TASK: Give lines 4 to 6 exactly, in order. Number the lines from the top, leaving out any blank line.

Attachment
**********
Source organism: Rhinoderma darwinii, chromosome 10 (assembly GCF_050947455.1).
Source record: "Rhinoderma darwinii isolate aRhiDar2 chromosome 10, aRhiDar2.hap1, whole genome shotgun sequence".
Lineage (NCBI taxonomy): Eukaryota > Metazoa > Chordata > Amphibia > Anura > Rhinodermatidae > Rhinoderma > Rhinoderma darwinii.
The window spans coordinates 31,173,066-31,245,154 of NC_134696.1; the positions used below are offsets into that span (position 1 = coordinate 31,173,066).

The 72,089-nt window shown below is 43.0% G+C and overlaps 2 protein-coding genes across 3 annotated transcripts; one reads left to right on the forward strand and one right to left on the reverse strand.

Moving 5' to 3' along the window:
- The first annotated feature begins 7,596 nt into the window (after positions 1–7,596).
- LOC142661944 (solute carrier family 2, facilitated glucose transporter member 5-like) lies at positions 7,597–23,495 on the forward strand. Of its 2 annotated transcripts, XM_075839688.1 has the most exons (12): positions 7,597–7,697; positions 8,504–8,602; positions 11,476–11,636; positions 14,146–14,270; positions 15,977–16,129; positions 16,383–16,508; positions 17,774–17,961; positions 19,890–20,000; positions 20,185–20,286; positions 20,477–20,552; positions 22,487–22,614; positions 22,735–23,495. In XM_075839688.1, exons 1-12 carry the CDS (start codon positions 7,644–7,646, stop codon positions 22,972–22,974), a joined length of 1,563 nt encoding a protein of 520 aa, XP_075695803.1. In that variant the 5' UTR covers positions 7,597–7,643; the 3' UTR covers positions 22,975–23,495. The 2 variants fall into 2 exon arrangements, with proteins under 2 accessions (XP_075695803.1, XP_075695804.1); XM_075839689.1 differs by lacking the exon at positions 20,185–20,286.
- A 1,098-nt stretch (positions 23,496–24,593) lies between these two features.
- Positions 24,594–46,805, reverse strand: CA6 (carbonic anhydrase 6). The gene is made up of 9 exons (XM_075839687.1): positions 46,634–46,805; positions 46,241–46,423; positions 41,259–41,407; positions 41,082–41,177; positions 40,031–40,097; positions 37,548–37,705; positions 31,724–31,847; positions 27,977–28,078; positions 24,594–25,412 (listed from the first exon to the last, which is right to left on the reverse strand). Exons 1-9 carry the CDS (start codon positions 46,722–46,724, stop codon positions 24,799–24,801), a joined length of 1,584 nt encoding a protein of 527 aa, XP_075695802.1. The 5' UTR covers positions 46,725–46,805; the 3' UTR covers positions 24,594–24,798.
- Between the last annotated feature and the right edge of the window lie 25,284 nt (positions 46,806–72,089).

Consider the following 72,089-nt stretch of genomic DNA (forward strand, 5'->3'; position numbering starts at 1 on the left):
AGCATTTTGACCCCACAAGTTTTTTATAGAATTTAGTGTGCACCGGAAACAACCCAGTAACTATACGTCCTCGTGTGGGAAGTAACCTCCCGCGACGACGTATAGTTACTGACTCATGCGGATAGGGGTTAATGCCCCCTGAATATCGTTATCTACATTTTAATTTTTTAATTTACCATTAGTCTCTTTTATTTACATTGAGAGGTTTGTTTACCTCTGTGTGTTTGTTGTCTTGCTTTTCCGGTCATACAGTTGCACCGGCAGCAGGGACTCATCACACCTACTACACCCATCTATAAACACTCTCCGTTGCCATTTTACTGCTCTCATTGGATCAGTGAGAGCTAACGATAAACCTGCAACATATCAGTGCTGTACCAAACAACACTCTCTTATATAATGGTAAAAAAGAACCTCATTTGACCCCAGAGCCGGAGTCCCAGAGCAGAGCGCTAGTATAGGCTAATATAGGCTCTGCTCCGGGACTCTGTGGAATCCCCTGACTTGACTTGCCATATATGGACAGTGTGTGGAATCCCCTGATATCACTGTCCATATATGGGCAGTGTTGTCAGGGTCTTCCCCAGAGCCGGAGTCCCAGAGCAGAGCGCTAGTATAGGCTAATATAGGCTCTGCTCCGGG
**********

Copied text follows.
The window spans coordinates 31,173,066-31,245,154 of NC_134696.1; the positions used below are offsets into that span (position 1 = coordinate 31,173,066).

The 72,089-nt window shown below is 43.0% G+C and overlaps 2 protein-coding genes across 3 annotated transcripts; one reads left to right on the forward strand and one right to left on the reverse strand.

Moving 5' to 3' along the window: